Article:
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The U.S. Committee on Energy and Natural Resources heard testimony Wednesday mainly in support of Sen. Jon Tester’s revived Forest Jobs and Recreation Act, a few hours after a telephone conference call involving Rep. Denny Rehberg and others opposed to the bill.

Tester, a Democrat, is up for re-election in 2012, and Rehberg, a Republican who is challenging Tester, is accusing the Forest Jobs and Recreation Act of being crafted behind closed doors by special interest groups. Tester, as well as both Democrats and Republicans who helped create the act, vehemently deny that allegation, and say Rehberg is making the bill a political issue instead.

“Representative Rehberg has had the opportunity to get on board with this jobs bill and to be a part of it. I have personally talked to him on several occasions from the very beginning,” said Sherm Anderson, the president of Sun Mountain Lumber and a former Republican state senator who testified before the committee Wednesday. “I’ve asked for his input. He even asked me to talk with several groups and try to negotiate.

“I tried, but they refused to sit down and talk with me because they have taken a ‘no more wilderness’ stance, and we are trying to move beyond that. … I’m saddened by the fact that Representative Rehberg is making this a political issue.”

During the hearing, Harris Sherman, a U.S. Department of Agriculture undersecretary, reversed his previous testimony from December 2009 and said they generally support the plan, which would designate about 666,260 acres of wilderness as well as mandate logging on 100,000 during a 15-year period in the Beaverhead-Deerlodge and Kootenai national forests. It also forces the Forest Service to implement watershed and forest restoration projects and designates 369,500 acres of recreation areas.

“Much progress has been made on this bill,” Sherman said, adding that it will bring important jobs to Montana. “It will allow significant mechanical and restoration work to be done. And will bring new land into our national wilderness systems. The legislation also promotes landscape scale restoration, stewardship contracts, and is supportive of integrated resource restoration.”

He added that while they have a few concerns with the bill, those are “largely technical” in nature and they are working with Tester to address those issues.

Tester said the bill is getting more supporters each day, with the chamber of commerce in Missoula and the Montana AFL-CIO endorsing it within the past month.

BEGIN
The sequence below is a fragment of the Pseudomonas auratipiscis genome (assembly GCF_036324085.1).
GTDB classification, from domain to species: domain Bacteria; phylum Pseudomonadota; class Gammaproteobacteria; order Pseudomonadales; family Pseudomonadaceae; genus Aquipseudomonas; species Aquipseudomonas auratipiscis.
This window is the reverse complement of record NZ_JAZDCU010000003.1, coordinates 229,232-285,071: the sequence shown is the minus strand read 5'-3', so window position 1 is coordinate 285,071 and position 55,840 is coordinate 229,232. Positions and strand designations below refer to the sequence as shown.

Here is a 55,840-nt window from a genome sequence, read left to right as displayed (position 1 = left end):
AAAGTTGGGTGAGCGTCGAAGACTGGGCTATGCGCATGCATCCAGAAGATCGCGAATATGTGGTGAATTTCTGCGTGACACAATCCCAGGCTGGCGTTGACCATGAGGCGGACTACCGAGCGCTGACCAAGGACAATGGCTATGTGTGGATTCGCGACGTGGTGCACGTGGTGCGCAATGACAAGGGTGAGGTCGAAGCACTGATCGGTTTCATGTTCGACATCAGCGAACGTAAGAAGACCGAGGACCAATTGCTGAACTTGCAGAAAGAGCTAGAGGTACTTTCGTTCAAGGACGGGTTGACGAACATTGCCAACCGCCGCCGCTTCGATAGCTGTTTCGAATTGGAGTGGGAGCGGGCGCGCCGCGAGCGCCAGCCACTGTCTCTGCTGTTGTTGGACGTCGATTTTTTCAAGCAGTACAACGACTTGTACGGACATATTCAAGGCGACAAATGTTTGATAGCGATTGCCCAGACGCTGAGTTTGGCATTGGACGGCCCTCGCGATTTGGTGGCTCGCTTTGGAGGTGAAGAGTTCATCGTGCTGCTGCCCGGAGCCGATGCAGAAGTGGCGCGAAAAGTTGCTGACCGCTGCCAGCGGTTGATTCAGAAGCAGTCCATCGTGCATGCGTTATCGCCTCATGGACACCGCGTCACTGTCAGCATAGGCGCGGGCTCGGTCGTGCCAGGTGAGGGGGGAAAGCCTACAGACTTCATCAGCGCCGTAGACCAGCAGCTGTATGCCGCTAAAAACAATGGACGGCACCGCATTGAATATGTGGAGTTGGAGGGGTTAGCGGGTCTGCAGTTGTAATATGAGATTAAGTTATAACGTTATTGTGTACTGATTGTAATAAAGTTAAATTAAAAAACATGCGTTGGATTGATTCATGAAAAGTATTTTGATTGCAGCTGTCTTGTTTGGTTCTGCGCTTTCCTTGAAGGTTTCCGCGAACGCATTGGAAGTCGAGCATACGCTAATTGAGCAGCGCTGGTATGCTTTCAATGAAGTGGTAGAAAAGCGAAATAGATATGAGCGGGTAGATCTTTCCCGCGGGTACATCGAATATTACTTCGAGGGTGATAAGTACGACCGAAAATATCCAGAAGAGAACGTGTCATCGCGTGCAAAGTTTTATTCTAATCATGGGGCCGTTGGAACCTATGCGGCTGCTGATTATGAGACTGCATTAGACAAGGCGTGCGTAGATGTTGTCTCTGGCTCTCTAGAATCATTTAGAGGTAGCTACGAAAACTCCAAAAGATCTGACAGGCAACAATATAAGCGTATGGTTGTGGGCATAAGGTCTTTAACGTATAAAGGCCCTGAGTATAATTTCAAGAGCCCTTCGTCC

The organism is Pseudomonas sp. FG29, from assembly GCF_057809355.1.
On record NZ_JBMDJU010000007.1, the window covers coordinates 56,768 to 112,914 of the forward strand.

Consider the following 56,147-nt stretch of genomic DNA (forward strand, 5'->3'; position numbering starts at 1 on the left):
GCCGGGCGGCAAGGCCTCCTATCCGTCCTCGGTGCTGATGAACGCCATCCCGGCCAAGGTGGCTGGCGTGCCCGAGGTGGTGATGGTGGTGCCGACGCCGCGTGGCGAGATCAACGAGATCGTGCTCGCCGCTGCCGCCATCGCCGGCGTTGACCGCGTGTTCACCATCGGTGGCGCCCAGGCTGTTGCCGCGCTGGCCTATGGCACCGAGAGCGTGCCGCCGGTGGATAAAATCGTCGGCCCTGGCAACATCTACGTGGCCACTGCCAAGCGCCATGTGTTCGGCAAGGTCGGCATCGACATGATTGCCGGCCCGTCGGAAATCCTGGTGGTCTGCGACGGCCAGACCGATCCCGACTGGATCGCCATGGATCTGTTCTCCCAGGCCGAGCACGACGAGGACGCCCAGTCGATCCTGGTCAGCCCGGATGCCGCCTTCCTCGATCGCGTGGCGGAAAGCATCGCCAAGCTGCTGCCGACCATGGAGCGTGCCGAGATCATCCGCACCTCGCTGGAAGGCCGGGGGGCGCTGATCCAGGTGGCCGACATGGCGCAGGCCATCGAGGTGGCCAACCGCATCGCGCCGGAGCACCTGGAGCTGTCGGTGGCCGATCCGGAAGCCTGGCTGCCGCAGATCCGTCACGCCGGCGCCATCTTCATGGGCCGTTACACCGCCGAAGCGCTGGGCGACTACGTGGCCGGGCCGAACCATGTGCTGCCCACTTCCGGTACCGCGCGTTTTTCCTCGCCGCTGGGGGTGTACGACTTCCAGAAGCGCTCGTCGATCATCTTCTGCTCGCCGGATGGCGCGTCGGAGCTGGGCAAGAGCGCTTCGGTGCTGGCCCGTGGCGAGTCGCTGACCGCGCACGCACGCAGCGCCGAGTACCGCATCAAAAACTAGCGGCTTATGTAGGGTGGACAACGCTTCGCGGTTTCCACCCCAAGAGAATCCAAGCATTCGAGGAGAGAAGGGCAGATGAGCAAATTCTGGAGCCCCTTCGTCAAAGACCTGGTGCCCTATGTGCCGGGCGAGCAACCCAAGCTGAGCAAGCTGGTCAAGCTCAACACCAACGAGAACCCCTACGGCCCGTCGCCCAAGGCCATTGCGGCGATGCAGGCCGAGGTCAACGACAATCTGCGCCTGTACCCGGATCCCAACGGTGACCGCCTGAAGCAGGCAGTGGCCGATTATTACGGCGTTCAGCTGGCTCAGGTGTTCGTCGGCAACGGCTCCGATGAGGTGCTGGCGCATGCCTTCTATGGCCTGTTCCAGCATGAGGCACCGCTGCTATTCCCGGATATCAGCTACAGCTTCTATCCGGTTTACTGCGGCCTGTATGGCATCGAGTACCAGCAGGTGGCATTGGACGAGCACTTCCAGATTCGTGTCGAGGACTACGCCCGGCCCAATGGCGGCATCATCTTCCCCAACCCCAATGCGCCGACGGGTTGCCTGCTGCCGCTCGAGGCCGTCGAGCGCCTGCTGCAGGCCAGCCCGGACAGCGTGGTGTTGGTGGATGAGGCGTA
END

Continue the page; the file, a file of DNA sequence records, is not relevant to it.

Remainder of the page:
“This bill was brought to me by Montanans who are tired of fighting over forest management, recreation and wilderness designation,” Tester testified. “… A few years ago, a few brave Montanans decided to sit at the same table. Anyone willing to negotiate was welcome. And working together, they literally and figuratively mapped their common ground.

“This is not a bill made by Democrats or Republicans. It is a bill made by Democrats and Republicans.”

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Tester added that they have made some changes to the bill in light of comments received from the public. It was first introduced in 2009, but wasn’t passed by Congress, so Tester is reintroducing the updated version of the bill to the new session of Congress.

The newest version extends the mandated logging period from 10 to 15 years, which was requested by the Forest Service; changes some boundaries for some of the work; and changes some of the process provisions. It also clarifies that the Forest Service can’t take funds from other regions or forests to fund the bill, as well as numerous other alterations.

“I heard feedback from thousands of Montanans. I received thousands of letters, met for hours and hours with Forest Service staff, and worked hard with the members and staff of this committee,” Tester said.

Kerry White with Citizens for Balanced Use said the Act still closes too many trails to motorized vehicles and other uses by designating more areas as wilderness, which he called “the land of no use.”

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“There’s quite a bit of opposition in the state against more wilderness,” White said, adding that trees killed by the recent mountain pine beetle epidemic in wilderness areas couldn’t be logged.

But that’s what Sherman likes about the bill in that it would make it easier to remove those trees, especially when they’re close to residences.

The bill also is opposed by some environmental groups who argue that it has politicians mandating where and how much logging takes place in the national forests, rather than land managers, and that it turns some of Montana’s Wilderness Study Areas into permanent motorized recreation areas, or releases them for development.

“We are troubled that Sen. Tester and his collaborators refuse to accept the fact that this bill contains a number of irresponsible and unnecessarily risky provisions, which not only could cause negative impacts to Forest Service budgets in our region, but also threatens America’s national forest legacy by establishing a new precedent where D.C. politicians simply mandate resource extraction levels on our public lands,” said Matthew Koehler, executive director of the WildWest Institute. “That’s a road we needn’t travel down.”

The Forest Jobs and Recreation Act can be viewed online at tester.senate.gov/forest.

Reporter Eve Byron: 447-4076 or eve.byron@helenair.com

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